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Too-Perfect Theory

From Magicpedia, the free online encyclopedia for magicians by magicians.
Revision as of 15:38, 11 December 2008 by Philippe billot (Talk | contribs) (References)

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Too-Perfect Theory is a notion that a trick can be "too" perfect and thus lead the audience directly to the method or too a wrong solution which gives the magician no credit. The theory was first published by Rick Johnsson in Hierophant in 1970, expanding on an idea attributed to Dai Vernon.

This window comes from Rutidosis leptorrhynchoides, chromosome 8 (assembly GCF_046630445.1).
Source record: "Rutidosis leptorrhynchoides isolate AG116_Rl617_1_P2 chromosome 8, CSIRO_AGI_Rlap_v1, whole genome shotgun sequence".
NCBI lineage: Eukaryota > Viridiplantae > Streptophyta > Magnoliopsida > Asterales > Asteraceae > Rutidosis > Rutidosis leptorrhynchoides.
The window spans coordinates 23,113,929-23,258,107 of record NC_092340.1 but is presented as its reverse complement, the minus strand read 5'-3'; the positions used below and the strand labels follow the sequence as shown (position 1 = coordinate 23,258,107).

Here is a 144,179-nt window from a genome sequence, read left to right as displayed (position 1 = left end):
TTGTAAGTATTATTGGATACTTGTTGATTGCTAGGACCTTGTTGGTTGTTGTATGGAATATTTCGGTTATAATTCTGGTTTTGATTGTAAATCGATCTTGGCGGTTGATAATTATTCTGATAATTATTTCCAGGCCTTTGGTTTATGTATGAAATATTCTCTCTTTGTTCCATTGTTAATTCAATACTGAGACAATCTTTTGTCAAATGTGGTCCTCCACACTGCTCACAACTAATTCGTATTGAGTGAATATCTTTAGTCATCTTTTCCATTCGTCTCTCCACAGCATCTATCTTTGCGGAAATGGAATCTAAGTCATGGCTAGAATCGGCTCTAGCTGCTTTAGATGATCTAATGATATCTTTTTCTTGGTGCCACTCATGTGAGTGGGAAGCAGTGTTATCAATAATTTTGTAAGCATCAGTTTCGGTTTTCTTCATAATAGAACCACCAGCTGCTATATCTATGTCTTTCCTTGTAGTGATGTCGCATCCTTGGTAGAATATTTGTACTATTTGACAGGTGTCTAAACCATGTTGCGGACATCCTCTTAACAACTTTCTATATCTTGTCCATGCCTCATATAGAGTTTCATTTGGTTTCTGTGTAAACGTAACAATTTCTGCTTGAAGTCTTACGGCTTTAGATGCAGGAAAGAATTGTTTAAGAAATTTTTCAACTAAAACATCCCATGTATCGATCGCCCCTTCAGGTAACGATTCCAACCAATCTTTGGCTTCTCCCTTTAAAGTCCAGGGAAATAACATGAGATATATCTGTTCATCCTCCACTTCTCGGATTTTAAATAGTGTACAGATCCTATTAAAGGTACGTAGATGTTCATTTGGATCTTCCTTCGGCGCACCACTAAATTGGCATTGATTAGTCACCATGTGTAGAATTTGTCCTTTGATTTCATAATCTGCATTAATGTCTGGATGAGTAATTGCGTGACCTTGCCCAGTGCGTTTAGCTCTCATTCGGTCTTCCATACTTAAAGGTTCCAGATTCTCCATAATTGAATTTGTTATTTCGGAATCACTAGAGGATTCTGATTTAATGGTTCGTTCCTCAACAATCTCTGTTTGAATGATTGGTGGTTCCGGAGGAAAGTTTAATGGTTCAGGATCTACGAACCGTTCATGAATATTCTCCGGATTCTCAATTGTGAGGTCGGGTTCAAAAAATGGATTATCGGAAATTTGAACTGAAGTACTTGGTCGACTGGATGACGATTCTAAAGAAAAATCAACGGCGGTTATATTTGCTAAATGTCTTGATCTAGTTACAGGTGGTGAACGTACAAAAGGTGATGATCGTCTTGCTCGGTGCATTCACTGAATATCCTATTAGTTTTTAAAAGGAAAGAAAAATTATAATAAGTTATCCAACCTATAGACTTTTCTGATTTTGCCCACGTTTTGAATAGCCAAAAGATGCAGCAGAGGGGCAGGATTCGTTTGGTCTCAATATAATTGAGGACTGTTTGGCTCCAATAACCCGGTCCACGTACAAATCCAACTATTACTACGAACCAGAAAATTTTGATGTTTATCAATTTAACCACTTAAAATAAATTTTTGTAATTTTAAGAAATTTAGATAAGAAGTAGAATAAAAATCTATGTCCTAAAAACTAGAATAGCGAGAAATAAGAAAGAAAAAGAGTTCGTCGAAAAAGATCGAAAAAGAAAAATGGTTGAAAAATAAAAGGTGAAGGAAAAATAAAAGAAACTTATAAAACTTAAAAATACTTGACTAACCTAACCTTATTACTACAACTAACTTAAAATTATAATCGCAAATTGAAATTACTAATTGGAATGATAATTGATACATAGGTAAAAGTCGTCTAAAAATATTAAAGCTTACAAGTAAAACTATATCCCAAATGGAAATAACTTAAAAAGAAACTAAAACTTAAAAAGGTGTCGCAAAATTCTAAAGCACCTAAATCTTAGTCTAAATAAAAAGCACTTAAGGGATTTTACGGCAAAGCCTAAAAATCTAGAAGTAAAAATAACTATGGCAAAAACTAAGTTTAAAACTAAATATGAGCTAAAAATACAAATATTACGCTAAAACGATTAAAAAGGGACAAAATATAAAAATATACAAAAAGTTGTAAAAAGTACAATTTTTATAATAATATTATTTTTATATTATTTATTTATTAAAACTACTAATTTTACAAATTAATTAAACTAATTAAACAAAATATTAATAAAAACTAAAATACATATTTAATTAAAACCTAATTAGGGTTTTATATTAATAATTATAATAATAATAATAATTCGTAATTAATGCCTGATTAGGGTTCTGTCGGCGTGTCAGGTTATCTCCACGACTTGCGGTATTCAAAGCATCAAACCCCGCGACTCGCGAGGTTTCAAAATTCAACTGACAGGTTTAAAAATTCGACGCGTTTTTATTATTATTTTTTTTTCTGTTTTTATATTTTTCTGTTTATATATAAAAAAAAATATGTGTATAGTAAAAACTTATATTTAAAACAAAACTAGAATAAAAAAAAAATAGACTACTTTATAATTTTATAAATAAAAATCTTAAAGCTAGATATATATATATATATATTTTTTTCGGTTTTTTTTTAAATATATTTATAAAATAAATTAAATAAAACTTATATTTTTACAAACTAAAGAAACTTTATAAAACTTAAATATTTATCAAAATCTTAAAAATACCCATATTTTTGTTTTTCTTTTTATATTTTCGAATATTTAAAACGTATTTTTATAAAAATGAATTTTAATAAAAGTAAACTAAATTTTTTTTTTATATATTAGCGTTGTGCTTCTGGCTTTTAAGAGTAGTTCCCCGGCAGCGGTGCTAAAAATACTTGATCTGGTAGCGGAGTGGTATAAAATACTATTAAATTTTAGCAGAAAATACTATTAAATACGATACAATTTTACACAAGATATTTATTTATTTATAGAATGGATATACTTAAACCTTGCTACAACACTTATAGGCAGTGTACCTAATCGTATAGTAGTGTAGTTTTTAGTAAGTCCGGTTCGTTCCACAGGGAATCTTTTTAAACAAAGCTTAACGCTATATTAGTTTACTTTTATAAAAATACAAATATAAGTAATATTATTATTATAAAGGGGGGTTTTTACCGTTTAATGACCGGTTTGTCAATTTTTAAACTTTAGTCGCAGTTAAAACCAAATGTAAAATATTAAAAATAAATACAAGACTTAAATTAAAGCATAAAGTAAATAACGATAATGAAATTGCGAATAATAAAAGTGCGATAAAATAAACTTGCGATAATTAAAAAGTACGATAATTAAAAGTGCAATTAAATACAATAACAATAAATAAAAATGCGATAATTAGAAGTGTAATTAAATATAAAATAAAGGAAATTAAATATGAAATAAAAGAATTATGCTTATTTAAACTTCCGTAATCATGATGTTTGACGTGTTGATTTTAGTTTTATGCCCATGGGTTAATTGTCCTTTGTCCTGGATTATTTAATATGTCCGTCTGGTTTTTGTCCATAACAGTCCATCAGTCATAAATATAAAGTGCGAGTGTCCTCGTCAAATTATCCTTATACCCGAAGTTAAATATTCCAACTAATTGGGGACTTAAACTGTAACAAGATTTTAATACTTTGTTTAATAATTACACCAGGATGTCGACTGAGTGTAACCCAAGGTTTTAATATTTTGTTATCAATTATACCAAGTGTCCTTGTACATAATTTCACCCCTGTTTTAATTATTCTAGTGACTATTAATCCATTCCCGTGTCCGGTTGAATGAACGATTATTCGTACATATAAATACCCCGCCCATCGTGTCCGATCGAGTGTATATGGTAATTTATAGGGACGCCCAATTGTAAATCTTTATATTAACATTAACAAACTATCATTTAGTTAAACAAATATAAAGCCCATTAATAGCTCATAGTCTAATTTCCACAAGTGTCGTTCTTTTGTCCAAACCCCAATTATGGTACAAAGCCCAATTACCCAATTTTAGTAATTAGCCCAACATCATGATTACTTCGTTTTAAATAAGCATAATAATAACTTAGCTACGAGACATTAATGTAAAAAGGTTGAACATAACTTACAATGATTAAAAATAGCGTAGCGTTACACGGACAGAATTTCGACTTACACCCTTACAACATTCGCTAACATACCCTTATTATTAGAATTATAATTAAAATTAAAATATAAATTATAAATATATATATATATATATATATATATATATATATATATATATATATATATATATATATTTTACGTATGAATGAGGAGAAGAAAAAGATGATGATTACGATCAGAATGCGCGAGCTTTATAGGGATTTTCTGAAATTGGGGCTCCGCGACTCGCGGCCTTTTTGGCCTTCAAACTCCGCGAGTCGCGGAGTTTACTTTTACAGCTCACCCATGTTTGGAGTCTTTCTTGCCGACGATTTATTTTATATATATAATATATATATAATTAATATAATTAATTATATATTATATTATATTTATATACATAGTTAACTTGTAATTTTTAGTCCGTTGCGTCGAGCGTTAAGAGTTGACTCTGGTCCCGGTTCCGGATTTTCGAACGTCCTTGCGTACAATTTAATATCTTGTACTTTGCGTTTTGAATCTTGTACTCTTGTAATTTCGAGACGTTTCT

The Theory suggests that magicians should consciously construct their routines to lead the audience away from the actual method by allowing room for "red herrings." Also, since spectators will try to settle upon some solution (right or wrong), whenever possible, the magicians should lead them down a path where they receive the credit for the effect.

The "Too-Perfect Theory" article was republished in Genii 2001 August along with numerous articles debating the topic.

References